Page:A biographical dictionary of eminent Scotsmen, vol 6.djvu/159

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Gospel History " has hitherto attracted the notice of the public less than any of his other productions ; but it well deserves to be more generally read ; since of what it proposes to establish, it contains the most satisfying views that can be suggested by learning, acuteness, and good sense, and is admitted by the best iudges to be a performance as useful and instructive as any we have on that im- portant subject. It is, in fact, a kind of storehouse, from which subsequent writers on the same subject, have borrowed largely in point of argument and illustration.

The " Commentary on the Apostolical Epistles" is now held in peculiar esti- mation ; and it may be doubted whether the scope of the sacred authors of these writings was ever, in any former age of Christianity, more fully, clearly, and happily stated, than has been done by Dr. Macknight, in the general views and illustrations which he has prefixed to the several chapters of the Epistles.

The Life of the Apostle Paul, which concludes the fourth volume of " The Translation and Commentary," is an excellent compendium of the apostolical history, and may be considered as the author's view and illustration of the Acts of the Apostles the only part of the New Testament writings (besides the Reve- lation of St John) to which the labours of Dr Macknight, as a commentator, were not directed. In all his writings, his style, though unambitious of ele- gance or ornament, is perspicuous, and appropriate to the subject.

All Dr Macknight's works were originally printed in quarto. Of the " Har- mony" and the " Epistles" many editions have since been published in octavo. To show the respect which has been paid in England to his various works, the following passage from the " Library Companion" of the Rev. T. F. Dibdin, may be quoted. After recommending to the young theologian the works of Lardner, Doddridge, and Watts, Mr Dibdin says, " Nor let the name of Mac- knight be forgotten. His works, indeed, are the more exclusive property of the disciplined theological student ; but the general reader will do well to se- cure his inviting quartos upon the Gospels and Epistles of the New Testament. In these he will find learning without pedantry, and piety without enthusiasm. In short, no theological collection can be perfect without them. If any man may be said to have exhausted his subject, it is Macknight."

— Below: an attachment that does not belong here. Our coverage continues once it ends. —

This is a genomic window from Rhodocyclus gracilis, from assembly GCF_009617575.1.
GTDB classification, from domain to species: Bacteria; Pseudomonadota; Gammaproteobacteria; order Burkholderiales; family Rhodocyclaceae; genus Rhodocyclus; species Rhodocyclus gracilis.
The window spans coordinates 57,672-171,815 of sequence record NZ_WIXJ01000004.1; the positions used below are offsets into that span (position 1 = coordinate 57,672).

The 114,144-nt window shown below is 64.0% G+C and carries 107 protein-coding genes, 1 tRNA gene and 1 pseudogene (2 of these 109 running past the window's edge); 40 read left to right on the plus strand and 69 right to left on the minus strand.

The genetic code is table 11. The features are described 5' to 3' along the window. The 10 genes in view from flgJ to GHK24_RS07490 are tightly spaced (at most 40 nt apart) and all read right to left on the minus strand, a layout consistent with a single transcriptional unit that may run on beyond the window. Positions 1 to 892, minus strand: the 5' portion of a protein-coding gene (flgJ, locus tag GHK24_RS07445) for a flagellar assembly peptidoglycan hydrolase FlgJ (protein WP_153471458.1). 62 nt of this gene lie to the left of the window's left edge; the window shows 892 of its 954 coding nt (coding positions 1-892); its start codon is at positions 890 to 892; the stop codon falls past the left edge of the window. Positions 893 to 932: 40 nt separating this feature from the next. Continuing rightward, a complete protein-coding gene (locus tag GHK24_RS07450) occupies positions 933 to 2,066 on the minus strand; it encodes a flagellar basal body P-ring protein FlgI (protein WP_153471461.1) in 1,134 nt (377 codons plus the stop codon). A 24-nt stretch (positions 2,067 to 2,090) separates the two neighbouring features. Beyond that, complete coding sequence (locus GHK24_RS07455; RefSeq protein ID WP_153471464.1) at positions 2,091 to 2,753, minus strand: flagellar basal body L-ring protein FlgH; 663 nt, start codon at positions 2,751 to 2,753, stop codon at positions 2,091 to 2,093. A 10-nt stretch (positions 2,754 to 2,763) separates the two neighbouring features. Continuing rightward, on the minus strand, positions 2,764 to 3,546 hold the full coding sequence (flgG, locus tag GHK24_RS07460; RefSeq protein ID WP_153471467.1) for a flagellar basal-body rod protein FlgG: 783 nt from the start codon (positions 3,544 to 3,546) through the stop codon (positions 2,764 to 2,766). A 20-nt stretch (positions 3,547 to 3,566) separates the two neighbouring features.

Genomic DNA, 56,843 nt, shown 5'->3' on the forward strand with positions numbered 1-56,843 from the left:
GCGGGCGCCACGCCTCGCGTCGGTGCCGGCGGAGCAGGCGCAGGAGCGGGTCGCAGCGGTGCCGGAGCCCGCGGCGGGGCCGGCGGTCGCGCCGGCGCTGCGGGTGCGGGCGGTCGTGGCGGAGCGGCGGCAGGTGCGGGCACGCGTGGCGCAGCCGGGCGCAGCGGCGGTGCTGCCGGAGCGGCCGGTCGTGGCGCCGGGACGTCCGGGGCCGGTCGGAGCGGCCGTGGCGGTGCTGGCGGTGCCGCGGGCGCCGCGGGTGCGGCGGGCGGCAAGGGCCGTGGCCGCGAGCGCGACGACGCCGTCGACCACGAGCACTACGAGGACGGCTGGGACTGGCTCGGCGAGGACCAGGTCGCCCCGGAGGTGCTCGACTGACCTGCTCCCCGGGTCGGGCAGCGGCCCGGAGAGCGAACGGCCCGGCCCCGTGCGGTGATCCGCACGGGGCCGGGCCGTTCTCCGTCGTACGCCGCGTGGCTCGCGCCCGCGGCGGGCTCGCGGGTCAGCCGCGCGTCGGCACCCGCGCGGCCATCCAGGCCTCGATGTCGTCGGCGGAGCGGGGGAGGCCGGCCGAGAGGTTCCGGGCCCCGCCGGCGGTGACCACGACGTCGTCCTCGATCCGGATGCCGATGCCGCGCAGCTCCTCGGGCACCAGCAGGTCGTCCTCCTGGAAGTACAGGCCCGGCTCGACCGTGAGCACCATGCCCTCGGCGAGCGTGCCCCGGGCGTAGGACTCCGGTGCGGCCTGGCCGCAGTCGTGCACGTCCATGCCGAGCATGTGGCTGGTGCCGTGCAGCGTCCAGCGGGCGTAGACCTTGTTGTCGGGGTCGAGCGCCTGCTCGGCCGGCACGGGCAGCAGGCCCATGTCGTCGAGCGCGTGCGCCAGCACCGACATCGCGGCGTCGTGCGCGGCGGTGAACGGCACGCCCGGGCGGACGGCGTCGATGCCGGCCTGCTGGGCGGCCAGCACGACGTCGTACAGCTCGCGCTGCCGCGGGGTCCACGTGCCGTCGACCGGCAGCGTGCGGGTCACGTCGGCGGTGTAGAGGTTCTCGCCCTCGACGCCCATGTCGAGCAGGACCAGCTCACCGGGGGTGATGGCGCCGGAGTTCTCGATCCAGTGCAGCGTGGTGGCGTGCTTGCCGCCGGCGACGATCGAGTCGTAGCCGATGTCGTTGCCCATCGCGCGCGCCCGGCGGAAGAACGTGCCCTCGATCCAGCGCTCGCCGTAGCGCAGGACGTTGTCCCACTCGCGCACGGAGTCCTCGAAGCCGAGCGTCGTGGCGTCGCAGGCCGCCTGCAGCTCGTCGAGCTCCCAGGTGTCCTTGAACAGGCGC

Soon after the time of his being ordained, Dr Macknight married Elizabeth M'Cormick, eldest daughter of Samuel M'Cormick, Esq., general examiner of the excise in Scotland. Of his family the only one remaining became a clergy- man of the church of Scotland.

MACLAURIN, COLIN, an eminent mathematician and philosopher, was de- scended from an ancient and respectable family, which had long been in pos- session of the island of Tiree, a solitary but comparatively fertile member of the Hebridean range. His grandfather, Daniel M'Laurin, removed thence to In- verary, and contributed greatly to restore that town, which was nearly ruined in the civil wars. He wrote some memoirs of his own times, and appears to have been a man of superior abilities. John, the son of Daniel, and father of Colin, was minister of the parish of Glenderule, where he was greatly beloved as a faithful and diligent pastor ; he completed a version of the Psalms in Irish, which was generally used in those parts of the country where divine service was performed in that language. He married a lady of the name of Cameron, by whom he had three sons. John, the eldest, was for many years one of the min- isters of the city of Glasgow, and well known as the author of several essays and sermons ; he was also one of the most popular preachers of his day. Daniel, the second son, died at an early age, after having given proofs of surprising genius; and Colin, born at Kilmoddan, in the month of February, 1698. His father died six weeks after; but the loss to the family was not so severely felt